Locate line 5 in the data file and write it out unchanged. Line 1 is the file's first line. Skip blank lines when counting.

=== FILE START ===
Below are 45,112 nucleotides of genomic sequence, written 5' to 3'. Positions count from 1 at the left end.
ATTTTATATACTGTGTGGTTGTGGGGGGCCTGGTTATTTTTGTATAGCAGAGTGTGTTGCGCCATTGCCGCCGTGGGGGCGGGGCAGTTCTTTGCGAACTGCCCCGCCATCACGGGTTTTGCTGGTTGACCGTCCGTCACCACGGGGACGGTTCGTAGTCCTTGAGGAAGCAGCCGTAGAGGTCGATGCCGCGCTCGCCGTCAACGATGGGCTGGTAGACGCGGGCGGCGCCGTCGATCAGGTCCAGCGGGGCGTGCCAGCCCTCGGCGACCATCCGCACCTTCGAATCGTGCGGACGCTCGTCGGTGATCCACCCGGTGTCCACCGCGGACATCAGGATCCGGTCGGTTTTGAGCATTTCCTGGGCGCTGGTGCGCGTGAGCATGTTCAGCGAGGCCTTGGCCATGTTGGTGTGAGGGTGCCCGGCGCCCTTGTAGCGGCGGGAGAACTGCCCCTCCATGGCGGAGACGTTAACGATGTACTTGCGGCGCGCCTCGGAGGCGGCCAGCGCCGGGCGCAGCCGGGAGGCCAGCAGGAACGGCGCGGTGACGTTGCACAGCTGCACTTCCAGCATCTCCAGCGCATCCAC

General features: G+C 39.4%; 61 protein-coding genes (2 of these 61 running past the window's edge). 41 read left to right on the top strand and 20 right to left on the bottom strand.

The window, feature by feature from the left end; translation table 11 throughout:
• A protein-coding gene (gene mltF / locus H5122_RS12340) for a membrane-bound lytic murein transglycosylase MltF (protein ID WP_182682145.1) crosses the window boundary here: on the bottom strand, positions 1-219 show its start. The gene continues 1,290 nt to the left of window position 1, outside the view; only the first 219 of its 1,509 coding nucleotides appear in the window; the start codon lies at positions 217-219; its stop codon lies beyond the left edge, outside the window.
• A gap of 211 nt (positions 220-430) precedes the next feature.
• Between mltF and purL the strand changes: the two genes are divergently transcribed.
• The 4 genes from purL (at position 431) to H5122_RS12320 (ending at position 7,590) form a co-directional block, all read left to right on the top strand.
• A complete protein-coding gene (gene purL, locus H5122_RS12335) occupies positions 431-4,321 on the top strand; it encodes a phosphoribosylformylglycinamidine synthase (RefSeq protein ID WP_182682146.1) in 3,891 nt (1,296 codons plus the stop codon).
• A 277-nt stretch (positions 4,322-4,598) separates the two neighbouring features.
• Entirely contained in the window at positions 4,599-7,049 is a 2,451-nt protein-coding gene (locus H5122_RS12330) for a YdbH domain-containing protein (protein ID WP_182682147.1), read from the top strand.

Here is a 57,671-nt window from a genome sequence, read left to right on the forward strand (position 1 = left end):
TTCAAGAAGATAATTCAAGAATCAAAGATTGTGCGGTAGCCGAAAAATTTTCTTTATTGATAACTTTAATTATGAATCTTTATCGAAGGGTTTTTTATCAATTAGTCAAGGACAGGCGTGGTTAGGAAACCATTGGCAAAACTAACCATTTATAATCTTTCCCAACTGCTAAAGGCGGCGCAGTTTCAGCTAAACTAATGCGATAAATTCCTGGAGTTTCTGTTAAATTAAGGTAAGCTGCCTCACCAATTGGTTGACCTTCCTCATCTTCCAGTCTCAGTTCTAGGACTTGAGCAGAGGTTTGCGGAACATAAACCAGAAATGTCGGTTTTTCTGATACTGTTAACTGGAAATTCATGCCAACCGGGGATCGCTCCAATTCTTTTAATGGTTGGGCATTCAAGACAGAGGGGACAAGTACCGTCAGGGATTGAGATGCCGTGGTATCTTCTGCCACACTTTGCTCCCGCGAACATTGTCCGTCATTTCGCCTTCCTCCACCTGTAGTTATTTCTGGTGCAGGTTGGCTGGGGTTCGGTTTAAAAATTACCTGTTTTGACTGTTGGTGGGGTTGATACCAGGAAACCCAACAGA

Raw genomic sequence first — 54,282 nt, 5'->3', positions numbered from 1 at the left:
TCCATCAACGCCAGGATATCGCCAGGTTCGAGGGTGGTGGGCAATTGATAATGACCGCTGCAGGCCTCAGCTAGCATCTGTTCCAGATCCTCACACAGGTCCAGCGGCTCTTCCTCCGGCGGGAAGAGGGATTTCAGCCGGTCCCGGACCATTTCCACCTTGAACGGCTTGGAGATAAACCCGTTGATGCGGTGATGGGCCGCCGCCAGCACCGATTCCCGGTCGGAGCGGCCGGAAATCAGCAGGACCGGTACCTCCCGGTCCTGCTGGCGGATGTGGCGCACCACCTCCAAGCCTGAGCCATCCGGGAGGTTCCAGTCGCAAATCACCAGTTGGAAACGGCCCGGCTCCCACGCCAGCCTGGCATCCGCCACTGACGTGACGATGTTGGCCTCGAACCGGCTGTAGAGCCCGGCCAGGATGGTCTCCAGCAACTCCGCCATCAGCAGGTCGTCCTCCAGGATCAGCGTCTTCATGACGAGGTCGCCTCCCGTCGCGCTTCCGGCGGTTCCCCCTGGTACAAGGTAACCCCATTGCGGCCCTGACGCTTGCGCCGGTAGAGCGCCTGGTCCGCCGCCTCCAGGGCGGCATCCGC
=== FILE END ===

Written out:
• A protein-coding gene (gene mltF / locus H5122_RS12340) for a membrane-bound lytic murein transglycosylase MltF (protein ID WP_182682145.1) crosses the window boundary here: on the bottom strand, positions 1-219 show its start. The gene continues 1,290 nt to the left of window position 1, outside the view; only the first 219 of its 1,509 coding nucleotides appear in the window; the start codon lies at positions 217-219; its stop codon lies beyond the left edge, outside the window.